Drafts of Women,
Factotum, Ham on Rye, Post Office, and Barfly; screenplays based on
Bukowski's fiction; periodical appearances; tape recordings; ephemera.
was born on August 16, 1920 in Andernach, Germany, the son of a US soldier
and German woman. His family immigrated to the United States in 1922
and settled in Los Angeles, where Bukowski spent most of his life. His
father was in and out of work during the Depression years and was a
reputed tyrant, verbally and physically abusing his son throughout his
childhood. It was perhaps to numb himself from his father's abuse that
Bukowski began drinking at the age of 13, initiating his life-long affair
from Los Angeles High School in 1939 Bukowski studied for a time at
Los Angeles City College, taking courses in journalism and literature.
He left school and home in 1941 after his father, who had finally read
some of Bukowski's stories, threw his son's possessions into the street.
Bukowski continued to write stories and traveled across America, supporting
himself with a string of odd jobs: gas station attendant, elevator operator,
truck driver, and overseer in a dog biscuit factory, to name a few.
In 1944 his story
Aftermath of a Lengthy Rejection Slip was published in the magazine
Story. He returned to Los Angeles and met Janet Cooney Baker,
with whom he lived for the next ten years. In 1955 Bukowski was hospitalized
with an alcohol-induced bleeding ulcer and came close to death. After
a brief marriage to Barbara Frye, the rich publisher of a small poetry
magazine, Bukowski began in 1958 twelve years of work as a Post Office
In 1955 Bukowski
began writing poetry, publishing volumes almost annually. His first
collection, Flower, Fist, and Bestial Wail, appeared in 1959.
It was 30 pages long and the print run was only 200 copies. Bukowski's
first volume of prose, All Assholes in the World and
Mine, was published seven years later. By 1963, the year Bukowski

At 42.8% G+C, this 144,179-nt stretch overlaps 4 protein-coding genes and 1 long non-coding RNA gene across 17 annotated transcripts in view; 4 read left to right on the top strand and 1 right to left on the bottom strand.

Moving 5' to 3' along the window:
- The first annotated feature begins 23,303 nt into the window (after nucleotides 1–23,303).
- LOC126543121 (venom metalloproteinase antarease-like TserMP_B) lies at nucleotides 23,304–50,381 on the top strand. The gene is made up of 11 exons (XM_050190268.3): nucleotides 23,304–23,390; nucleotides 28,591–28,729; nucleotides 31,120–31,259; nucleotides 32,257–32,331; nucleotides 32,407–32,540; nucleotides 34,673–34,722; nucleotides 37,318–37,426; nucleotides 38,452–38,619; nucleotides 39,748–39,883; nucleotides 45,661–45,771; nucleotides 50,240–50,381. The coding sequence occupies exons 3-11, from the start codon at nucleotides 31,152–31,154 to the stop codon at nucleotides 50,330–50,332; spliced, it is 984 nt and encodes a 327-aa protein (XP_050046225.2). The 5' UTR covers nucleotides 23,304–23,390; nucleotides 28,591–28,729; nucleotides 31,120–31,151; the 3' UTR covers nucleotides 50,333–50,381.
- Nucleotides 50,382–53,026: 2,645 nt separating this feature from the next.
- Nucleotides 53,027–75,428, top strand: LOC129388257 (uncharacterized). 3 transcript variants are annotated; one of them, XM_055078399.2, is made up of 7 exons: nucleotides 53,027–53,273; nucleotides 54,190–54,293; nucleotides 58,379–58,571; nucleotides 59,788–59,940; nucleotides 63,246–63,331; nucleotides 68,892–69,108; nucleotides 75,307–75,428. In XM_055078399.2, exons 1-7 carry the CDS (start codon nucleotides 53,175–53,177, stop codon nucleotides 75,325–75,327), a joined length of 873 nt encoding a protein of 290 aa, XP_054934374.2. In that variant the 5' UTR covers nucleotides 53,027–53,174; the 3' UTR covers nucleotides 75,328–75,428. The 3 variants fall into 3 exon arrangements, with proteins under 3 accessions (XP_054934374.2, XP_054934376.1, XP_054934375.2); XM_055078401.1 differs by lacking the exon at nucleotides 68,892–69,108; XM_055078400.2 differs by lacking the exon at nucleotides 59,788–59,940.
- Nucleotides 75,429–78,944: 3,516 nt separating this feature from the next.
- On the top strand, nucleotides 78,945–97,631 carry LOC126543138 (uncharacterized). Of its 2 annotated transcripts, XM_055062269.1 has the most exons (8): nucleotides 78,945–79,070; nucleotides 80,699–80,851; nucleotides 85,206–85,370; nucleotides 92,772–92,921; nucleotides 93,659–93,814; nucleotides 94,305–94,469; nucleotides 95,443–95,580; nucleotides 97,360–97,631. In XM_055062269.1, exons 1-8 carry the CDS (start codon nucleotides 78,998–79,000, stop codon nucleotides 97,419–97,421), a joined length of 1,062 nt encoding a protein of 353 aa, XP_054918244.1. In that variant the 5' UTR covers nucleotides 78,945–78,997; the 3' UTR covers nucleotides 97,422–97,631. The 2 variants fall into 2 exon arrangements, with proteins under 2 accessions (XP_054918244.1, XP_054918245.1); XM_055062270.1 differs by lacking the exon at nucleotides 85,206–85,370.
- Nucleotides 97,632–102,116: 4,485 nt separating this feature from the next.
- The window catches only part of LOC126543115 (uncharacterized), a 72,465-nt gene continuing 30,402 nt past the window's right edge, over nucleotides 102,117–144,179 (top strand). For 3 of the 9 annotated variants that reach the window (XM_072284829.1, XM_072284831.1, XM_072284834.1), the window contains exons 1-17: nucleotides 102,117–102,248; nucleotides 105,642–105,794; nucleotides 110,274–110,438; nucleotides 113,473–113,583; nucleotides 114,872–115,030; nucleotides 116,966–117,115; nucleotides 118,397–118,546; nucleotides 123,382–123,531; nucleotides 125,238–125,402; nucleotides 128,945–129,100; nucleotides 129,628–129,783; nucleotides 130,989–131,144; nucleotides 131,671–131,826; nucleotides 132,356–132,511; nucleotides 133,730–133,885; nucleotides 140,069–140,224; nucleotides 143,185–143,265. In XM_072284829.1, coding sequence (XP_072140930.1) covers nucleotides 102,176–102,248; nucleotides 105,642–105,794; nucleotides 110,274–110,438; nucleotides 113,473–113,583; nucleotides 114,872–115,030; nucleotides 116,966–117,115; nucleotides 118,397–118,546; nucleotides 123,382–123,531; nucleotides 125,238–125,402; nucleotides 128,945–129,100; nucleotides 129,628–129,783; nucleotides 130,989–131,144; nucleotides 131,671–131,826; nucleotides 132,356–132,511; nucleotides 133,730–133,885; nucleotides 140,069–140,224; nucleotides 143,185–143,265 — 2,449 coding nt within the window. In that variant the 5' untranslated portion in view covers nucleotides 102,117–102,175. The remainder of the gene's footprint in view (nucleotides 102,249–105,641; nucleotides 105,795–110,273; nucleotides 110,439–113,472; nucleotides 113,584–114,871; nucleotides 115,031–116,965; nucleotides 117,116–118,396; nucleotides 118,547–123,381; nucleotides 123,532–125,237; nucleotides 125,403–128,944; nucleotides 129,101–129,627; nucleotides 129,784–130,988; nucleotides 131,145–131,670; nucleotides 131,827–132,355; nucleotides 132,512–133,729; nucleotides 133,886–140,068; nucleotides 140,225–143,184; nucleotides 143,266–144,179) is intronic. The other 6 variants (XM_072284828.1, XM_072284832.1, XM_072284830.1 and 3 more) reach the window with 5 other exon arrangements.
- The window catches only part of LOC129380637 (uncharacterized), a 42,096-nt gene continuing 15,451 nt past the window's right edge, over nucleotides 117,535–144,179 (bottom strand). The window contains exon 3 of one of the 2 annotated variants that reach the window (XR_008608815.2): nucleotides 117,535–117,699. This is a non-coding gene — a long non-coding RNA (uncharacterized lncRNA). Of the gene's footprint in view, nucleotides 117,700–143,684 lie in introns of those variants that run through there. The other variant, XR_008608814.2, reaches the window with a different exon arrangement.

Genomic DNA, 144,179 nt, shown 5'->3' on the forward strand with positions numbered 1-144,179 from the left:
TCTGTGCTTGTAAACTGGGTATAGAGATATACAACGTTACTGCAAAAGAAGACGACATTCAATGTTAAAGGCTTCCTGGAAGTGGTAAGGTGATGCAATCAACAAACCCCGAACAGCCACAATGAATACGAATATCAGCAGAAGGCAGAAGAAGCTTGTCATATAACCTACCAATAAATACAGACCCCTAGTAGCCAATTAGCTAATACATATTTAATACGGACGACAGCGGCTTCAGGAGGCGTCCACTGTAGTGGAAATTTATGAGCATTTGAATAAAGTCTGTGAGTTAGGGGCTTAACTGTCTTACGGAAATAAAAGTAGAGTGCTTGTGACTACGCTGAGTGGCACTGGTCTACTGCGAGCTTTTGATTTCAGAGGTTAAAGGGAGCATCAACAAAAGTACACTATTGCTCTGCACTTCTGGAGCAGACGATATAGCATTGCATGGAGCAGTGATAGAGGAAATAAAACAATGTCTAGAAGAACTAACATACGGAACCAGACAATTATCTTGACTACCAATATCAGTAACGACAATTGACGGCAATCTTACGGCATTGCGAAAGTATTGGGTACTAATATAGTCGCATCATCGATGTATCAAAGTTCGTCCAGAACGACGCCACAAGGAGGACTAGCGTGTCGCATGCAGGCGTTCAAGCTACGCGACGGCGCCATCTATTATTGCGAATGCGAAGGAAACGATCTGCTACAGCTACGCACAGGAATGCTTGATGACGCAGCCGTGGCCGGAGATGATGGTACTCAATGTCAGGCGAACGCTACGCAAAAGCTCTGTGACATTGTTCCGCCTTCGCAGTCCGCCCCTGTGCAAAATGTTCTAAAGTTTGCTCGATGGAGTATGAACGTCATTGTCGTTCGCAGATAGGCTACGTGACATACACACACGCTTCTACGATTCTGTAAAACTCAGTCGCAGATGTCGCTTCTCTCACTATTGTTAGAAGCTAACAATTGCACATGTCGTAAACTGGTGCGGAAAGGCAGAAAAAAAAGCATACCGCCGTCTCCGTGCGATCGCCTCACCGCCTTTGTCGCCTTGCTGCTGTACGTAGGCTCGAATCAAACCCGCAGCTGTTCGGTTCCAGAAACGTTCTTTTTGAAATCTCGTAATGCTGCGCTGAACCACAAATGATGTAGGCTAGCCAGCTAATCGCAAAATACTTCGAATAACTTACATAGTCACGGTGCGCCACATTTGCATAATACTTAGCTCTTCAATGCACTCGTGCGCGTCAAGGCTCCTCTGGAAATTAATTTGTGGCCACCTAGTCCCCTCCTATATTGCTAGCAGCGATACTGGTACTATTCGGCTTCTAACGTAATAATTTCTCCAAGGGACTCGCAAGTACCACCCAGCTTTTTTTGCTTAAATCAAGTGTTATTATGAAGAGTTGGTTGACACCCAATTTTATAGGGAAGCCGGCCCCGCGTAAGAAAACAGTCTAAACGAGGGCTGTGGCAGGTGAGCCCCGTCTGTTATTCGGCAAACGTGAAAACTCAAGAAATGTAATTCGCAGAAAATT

published It Catches My Heart in Its Hands--a collection of poetry
about alcoholics, prostitutes, losing gamblers, and other down-and-outs--Bukowski
had a loyal following, and was famous for his use of violent images
and graphic language in his work. His column Notes of a Dirty Old
Man appeared regularly in Open City and Los Angles Free
Press, and its run was later collected in book by the same title
(1969). In 1970 Bukowski quit his job with the Postal Service when John
Martin of the Black Sparrow Press offered him a $100 monthly stipend
to continue his writing
Bukowski remained a literary outsider who published his works with small
presses, primarily on the West Coast. His short stories are unsparingly
realistic and usually comic. They often observe the thoughts and actions
of Bukowski's alter ego Henry Chinaski, a hard-drinking unskilled worker,
a lover of classical music, and a racetrack gambler. This character
was introduced in the autobiographical Confessions of a Man Insane
Enough to Live with the Beasts (1965). In 1973 Bukowski gained wider
audience when an award-winning television documentary by Taylor Hackford
was shown, and began an incidental career in the film industry. The
1983 film Tales of Ordinary Madness, directed by Marco Ferreri,
was based on stories of the author. Its script drew material from Erections,
Ejaculations, Exhibitions and Tales of Ordinary Madness. The screenplay
for the film Barfly (1987) was written by Bukowski himself and
directed by Barbet Schroeder, and the experience of the filming became
the subject of the 1989 novel Hollywood. Crazy Love/Love is
a Dog from Hell (1989), directed by Dominique Deruddere, was based
on The Copulating Mermaid of Venice and other stories by Bukowski.
In 1985 Bukowski
married Linda Lee Beighle, a health food proprietor twenty-five years
his junior. He had one daughter, Marina Louise, who was born in 1965 to Bukowski and Francis Dean Smith. In his later years,
success caught up with the author at last and he evolved from down-and-out
to up-and-in: he lived in a house with a swimming pool, drove a black
BMW, wrote on a computer, and enjoyed his favorite recordings of Sibelius,
Mahler, and Rossini on a new stereo.
died at age 73 on March 9, 1994, at a hospital in San Pedro, California,
after an almost year-long bout with leukemia.